20 Feb Multitasking – The Myth and the Truth
“Fatal Accident Result of Texting While Driving” – Who hasn’t seen the increase in sad stories related to this hazard? Many states have enacted legislation which bans the use of cell phones while driving an automobile, and what parent doesn’t worry that their new driver will be tempted to pick up a pinging cell phone as they sit behind the wheel? In all honesty, what adult is not tempted or even engages in this way?
With the busy lives most of us lead, multitasking seems to be necessary to keep up the juggling of jobs, kids, sports, family obligations and all of the other commitments which seem important and necessary. However, multiple studies show that multitaskers suffer a loss of productivity, an inability to focus deeply on significant tasks, and in fact, that the mere presence of multiple technology sources is a guarantee of reduction in performance and productivity.
A 2009 Stanford study discovered “resumption lag” among heavy media multitaskers, indicating that individuals who habitually interrupted their work flow to briefly check in on pinging devices and newsfeeds were less efficient and took longer to resume focusing on the original assignment, thus less successful and productive.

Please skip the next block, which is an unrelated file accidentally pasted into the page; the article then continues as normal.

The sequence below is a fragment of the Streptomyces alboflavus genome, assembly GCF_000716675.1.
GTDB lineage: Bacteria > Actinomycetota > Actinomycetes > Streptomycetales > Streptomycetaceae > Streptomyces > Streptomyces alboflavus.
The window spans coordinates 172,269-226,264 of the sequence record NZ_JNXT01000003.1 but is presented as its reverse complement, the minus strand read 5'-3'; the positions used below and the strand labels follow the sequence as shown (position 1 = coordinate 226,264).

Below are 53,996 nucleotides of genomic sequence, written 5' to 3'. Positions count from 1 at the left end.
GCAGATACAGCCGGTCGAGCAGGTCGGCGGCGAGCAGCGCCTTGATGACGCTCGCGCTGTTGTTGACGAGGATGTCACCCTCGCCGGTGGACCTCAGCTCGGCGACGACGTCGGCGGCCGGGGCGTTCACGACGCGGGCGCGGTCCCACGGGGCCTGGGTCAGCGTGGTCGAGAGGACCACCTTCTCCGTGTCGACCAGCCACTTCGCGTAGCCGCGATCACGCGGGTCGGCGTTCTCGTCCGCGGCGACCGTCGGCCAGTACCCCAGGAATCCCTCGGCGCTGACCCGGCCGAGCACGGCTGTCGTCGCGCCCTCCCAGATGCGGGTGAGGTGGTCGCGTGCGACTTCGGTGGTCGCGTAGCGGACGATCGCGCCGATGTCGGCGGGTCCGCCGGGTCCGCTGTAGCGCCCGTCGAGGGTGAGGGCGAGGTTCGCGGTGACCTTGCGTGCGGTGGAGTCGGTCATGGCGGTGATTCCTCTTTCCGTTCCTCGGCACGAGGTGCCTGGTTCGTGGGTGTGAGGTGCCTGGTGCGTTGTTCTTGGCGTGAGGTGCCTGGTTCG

This becomes particularly debilitating for children, who need time to think in depth not only about doing a task, but about HOW to approach it and perform the work in the best way. Students who are bombarded by constant interruptions tend to begin the work and try to finish as quickly as possible, but not spend time determining the best path to the goal. Learning is a disciplined process which requires commitment and focus.
Parents can help their children establish good study habits and reduce stress about schoolwork by minimizing distractions at study time. Determine a routine of time and space and designate these as device-free. It may be reasonable to allow a break, but make it brief. Keeping to this structure will require some oversight until it becomes habitual. Discipline does not come naturally, but is a life skill that can be learned. Model focusing by putting your own device away during the face-to-face interactions you have with your family when you return from the workday and around the dinner table.